By: Michael Dudiak Writing a blog through tears is a first for me. But when it comes to my dad, there have been a lot of firsts.

The tears are not because he cheated on my Mom. Or because he left her after 30+ years of marriage. Or because he came out as being gay afterwards. Or because of countless broken promises.

No, the tears are for the sadness I feel knowing how the lack of a relationship with my Dad is still negatively impacting me today.

Blogging for the NEVER Beyond campaign has opened my eyes and heart to grace, forgiveness and healing. And while the experience has been mostly positive, it’s also resulted in the opening of a scar that I thought was closed forever. I thought I had forgiven my Dad for all of the hurt he’s caused in my life, but I’ve recently realized that I never truly forgave him. I had only buried the hurt in hopes that it would go away on its own.

The funny thing is, giving a second chance to my Dad has actually been pretty easy; it's forgiveness that hasn't worked out so well. I’ve lost count of how many second chances he’s been given and how many time he's failed to come through. Phone calls, visits, conversations, and even relationships with his grandchildren have all fallen through.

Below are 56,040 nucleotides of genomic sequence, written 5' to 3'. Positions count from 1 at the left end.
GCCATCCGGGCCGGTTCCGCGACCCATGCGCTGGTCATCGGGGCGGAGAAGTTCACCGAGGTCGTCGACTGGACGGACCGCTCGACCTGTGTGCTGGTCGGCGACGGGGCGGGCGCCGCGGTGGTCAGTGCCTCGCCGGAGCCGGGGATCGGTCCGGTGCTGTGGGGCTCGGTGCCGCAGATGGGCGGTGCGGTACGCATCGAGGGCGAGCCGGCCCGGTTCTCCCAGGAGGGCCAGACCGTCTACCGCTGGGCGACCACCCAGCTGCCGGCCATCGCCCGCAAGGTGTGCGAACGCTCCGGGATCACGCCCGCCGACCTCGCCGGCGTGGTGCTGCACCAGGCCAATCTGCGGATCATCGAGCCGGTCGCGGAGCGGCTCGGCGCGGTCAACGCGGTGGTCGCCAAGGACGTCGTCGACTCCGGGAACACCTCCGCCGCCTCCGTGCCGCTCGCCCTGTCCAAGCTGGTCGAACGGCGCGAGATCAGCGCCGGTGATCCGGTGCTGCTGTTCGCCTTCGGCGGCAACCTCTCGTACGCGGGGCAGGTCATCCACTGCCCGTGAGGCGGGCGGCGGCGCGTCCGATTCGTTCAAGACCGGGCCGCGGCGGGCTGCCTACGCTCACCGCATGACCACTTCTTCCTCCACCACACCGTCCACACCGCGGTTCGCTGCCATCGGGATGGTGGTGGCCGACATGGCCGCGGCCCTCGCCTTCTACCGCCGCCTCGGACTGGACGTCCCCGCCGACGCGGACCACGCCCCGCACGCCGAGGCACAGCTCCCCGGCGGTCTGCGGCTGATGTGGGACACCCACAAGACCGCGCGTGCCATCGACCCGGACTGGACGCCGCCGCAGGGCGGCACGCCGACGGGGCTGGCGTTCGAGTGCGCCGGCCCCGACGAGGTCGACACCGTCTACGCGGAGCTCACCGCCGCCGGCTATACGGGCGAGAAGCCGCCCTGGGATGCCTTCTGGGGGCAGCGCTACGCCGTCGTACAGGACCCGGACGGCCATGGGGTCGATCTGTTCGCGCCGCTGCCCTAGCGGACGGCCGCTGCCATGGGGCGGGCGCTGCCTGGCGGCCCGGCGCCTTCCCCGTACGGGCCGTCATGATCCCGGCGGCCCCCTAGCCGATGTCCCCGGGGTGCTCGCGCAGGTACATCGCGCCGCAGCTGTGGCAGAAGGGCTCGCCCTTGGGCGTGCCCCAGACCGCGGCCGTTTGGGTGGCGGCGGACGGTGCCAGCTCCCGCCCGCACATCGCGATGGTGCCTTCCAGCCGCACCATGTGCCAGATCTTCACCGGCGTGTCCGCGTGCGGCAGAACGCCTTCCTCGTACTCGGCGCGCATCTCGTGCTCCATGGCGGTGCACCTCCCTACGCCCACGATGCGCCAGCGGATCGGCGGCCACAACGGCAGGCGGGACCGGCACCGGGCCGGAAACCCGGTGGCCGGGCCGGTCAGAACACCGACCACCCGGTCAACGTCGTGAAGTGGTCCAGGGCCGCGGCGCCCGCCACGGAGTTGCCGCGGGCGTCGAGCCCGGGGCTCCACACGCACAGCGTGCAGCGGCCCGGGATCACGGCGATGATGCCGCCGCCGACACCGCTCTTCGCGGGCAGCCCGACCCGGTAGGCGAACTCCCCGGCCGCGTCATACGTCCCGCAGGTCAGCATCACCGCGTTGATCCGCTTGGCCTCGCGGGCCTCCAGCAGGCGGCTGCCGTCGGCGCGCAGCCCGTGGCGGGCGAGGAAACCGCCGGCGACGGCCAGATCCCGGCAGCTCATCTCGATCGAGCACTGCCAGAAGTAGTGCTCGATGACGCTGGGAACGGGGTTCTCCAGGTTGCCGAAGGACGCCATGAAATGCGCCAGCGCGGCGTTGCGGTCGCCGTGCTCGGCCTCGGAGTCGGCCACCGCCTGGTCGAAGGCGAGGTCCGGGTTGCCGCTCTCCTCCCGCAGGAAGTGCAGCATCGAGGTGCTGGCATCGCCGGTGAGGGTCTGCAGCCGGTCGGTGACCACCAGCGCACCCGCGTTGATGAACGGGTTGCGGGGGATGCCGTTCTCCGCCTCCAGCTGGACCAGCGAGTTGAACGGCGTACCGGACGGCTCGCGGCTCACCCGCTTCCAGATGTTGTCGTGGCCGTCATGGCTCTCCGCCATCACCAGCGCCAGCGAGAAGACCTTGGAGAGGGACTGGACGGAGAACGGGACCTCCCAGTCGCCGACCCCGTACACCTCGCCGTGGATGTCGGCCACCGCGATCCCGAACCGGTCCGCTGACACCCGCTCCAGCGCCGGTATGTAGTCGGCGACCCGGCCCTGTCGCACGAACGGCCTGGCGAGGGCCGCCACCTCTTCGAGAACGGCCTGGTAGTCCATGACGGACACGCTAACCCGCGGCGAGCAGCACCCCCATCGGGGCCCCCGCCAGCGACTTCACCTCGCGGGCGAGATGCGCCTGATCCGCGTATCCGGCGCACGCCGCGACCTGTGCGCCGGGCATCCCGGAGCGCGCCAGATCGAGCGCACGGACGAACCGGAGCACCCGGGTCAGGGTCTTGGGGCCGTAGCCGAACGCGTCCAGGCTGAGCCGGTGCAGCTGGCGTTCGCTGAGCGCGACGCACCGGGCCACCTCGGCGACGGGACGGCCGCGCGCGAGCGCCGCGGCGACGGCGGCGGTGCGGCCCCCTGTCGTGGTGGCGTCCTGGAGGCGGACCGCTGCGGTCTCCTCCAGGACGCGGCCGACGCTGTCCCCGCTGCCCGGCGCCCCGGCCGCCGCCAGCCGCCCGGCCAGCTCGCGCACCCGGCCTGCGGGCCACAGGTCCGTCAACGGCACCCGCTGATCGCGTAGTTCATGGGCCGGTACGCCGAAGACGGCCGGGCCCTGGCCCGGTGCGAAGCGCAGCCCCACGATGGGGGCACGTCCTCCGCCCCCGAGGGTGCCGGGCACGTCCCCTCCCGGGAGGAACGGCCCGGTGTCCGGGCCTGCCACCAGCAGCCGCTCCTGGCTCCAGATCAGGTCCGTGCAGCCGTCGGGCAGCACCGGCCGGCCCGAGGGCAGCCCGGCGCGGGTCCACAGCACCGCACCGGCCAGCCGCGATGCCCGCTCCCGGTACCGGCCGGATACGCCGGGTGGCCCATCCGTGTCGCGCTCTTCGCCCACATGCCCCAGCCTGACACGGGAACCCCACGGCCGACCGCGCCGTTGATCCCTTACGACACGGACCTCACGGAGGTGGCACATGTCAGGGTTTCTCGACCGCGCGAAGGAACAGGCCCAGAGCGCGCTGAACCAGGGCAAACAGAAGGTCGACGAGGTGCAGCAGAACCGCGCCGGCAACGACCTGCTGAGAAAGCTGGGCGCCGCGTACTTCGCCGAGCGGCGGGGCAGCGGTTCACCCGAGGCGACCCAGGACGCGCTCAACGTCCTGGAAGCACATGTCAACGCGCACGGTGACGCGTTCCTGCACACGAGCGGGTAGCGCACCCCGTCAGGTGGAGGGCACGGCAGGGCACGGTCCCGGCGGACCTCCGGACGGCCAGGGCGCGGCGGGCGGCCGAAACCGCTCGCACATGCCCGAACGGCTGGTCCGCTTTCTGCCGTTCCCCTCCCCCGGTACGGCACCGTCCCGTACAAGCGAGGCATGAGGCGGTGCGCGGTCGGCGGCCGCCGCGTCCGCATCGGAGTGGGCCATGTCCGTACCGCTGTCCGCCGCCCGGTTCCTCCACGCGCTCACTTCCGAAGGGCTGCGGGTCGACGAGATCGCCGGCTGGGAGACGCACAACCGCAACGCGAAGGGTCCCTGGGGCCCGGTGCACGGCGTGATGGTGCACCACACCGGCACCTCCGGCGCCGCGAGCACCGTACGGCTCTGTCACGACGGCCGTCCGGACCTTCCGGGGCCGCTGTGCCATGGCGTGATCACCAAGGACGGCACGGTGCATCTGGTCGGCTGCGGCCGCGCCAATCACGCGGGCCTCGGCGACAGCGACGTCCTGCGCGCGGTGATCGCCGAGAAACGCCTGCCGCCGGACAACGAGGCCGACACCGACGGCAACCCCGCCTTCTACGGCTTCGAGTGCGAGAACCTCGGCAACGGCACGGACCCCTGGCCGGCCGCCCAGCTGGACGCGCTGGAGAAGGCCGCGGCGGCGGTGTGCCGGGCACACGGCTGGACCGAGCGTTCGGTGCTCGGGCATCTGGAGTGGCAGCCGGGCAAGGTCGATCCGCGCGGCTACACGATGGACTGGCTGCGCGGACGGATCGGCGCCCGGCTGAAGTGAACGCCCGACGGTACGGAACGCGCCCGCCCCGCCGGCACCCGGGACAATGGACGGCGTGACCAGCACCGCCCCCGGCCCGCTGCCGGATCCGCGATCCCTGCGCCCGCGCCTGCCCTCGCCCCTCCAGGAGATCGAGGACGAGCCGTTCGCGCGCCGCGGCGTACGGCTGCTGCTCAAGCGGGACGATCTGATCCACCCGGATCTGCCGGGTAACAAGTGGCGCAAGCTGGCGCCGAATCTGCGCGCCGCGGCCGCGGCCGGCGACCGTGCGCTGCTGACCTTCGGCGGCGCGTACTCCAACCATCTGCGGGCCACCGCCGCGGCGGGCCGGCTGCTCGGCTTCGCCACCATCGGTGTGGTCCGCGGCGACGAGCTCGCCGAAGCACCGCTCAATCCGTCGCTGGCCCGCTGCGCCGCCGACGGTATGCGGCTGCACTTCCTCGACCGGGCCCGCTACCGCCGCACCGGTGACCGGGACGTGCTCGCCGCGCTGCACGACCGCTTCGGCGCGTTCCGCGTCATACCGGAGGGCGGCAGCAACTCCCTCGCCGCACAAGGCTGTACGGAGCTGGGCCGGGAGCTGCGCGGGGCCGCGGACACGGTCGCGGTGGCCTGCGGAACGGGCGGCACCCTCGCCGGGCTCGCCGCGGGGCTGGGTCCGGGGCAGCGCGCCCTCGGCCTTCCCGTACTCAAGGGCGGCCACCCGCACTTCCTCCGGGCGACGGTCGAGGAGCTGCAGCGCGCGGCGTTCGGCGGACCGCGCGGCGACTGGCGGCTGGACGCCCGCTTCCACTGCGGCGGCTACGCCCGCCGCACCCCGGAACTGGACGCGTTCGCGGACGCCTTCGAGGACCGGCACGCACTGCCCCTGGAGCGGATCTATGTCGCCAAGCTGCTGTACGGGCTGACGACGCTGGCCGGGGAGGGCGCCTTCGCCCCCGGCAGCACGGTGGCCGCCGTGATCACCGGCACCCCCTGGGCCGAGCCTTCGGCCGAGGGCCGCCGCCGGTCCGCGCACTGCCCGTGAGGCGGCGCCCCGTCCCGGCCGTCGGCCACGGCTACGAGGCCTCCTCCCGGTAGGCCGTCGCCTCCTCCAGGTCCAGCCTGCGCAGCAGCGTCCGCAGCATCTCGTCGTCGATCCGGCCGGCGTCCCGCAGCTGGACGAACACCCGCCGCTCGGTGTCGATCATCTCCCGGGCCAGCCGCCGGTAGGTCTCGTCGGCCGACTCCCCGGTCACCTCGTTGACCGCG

There are times where I wish I never knew my Dad. As difficult as it is to type those words, it’s the truth. And it's killing me because it makes me a hypocrite. Here I am blogging that we should forgive Casey Anthony, Mike Tyson and even the KKK, but I haven’t been able to do the same with my Dad.

I’ve realized that it’s much easier to forgive when it’s not so personal. And I've realized that that needs to change. Forgiveness starts with those around us, not with those who are far away and carry little cost to forgive.

Although I know what I need to do, I’m struggling because I fear another letdown. But we don't forgive because it’s something to succeed in -- we forgive to move on with our lives. I know I'll find the strength and courage to forgive my Dad, and I know my life will be better for it.

So to anyone else struggling with personal forgiveness, consider this a call to action! It's time to stop fearing and start living.